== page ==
The European airline industry will go into the red this year, reckons Iata, posting estimated losses of £750m as a whole. Why? Because travellers who would previously tick the cheeky 'upgrade to first/business' box are now making do with cattle class.
As of July this year, Iata's data shows a 2.4% drop in premium bookings on previously lucrative North Atlantic routes, and an even more worrying 3.5% drop in European premium travel. 'European airlines are expected to post the largest loss of any region,' reads the report. 'While governments and the European Central Bank have taken measures to shore up confidence in the euro, these have been fraught with political difficulties.'
Overall, Iata predicts that world airline profits will reach around £2.56bn in 2012, down from £5.25bn last year.
And it's not just the recession that's affecting buying habits. The European airline tax system must shoulder some of the blame. 'The region is plagued by high taxes, inefficient air traffic management infrastructure and an onerous regulatory environment,' says Iata. It's getting ever more difficult to price air travel competitively these days.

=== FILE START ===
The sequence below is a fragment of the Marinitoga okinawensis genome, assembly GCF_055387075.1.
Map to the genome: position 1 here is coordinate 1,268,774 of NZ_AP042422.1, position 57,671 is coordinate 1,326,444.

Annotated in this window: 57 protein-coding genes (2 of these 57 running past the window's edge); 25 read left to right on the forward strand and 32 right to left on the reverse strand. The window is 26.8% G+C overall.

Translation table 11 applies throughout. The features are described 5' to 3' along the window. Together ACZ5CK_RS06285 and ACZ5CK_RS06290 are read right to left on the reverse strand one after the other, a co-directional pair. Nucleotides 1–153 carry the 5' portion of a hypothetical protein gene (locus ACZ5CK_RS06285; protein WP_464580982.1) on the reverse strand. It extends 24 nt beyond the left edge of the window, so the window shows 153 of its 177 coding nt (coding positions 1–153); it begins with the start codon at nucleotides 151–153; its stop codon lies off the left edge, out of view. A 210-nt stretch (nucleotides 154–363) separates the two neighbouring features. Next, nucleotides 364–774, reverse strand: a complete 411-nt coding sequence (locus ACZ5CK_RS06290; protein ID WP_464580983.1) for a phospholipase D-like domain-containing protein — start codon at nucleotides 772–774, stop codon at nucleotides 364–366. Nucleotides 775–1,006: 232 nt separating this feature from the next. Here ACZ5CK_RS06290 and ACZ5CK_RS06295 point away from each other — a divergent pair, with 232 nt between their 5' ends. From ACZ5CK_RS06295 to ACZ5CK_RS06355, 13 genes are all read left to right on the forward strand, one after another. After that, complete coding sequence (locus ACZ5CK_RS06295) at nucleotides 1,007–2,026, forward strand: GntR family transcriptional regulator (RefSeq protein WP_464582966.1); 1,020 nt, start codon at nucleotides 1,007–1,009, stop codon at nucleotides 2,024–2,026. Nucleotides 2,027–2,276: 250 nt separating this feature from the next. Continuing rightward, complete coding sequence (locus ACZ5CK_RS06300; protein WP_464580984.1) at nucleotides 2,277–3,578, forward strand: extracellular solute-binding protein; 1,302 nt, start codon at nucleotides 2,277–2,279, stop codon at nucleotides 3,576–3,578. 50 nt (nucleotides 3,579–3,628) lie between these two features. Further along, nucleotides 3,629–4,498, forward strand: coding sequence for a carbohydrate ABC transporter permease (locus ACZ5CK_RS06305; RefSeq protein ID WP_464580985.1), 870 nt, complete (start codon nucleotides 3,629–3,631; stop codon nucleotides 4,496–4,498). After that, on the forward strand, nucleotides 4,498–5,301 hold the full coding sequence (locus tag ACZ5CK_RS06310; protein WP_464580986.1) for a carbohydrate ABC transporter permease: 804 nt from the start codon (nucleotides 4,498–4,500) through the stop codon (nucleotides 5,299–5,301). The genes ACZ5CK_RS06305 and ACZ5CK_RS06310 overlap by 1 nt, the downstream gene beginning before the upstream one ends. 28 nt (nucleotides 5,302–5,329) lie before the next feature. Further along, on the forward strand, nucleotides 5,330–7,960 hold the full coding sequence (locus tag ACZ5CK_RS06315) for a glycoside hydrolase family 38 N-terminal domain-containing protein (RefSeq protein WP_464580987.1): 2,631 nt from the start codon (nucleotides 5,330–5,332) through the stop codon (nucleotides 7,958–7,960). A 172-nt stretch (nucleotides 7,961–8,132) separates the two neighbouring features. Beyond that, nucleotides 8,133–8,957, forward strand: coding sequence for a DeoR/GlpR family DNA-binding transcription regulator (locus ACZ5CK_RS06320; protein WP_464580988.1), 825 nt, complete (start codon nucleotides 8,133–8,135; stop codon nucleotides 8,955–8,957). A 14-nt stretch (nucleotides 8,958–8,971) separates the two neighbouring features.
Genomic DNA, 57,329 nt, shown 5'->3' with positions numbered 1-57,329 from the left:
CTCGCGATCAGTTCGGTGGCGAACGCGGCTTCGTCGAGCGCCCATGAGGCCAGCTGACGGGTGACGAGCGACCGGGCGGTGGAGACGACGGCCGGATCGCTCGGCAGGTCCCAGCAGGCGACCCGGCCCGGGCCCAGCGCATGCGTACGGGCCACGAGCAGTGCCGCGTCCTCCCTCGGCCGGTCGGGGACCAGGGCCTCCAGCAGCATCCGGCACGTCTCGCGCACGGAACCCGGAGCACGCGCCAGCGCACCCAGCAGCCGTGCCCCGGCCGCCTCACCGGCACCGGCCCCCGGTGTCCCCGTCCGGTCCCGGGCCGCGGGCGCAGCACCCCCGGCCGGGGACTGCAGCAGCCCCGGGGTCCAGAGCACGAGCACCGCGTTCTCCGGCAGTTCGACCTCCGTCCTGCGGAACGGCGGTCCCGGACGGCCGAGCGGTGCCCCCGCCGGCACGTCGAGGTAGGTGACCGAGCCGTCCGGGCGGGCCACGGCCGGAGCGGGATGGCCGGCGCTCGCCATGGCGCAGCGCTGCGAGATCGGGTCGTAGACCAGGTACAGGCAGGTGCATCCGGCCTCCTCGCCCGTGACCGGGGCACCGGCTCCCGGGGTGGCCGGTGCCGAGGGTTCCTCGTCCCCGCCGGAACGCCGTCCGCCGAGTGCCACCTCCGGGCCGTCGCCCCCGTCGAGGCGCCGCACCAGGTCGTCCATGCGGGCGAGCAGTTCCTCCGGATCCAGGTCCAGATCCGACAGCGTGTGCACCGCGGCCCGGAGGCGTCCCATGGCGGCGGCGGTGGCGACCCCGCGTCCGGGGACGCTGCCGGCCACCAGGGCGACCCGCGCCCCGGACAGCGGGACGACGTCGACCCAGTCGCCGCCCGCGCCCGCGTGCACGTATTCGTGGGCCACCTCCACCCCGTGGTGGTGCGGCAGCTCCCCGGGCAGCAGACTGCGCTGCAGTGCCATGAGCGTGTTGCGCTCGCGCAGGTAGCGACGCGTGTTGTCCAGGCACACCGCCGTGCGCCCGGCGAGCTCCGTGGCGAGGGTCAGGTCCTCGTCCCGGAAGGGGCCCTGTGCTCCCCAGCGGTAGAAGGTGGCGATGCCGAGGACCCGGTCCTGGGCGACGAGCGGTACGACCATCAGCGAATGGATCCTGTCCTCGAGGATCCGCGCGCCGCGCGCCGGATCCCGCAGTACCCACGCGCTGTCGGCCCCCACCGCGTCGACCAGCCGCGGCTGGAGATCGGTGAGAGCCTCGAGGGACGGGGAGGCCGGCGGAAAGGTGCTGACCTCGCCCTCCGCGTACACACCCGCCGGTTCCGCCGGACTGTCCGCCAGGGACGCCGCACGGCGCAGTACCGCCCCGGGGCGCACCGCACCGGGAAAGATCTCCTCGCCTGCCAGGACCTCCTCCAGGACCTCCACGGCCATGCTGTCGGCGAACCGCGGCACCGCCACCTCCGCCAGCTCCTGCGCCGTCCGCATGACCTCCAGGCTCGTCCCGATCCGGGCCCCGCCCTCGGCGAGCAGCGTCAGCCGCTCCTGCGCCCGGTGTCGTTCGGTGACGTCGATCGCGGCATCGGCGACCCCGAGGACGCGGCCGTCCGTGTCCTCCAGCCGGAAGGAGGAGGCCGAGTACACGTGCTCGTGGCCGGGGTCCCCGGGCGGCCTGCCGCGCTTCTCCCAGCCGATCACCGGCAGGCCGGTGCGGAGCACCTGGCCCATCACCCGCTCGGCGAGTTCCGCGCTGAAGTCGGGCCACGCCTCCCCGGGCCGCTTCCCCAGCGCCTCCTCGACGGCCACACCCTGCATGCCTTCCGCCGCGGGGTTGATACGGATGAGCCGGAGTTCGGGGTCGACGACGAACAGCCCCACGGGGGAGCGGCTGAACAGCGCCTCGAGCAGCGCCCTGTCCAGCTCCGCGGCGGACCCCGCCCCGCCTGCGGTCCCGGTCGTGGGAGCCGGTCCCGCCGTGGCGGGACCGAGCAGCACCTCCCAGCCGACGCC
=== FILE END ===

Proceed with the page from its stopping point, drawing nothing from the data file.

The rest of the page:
However, Iata does add that extensive restructuring has left the industry in a much better state than it could have been. 'Even six years ago, generating a profit with oil at $110/barrel (Brent) would have been unthinkable,' says Tony Tyler, IATA’s Director General and CEO. 'The industry has re-shaped itself to cope by investing in new fleets, adopting more efficient processes, carefully managing capacity and consolidating.
'But despite these efforts, the industry’s profitability still balances on a knife-edge,' admits Tyler, 'with profit margins that do not cover the cost of capital.'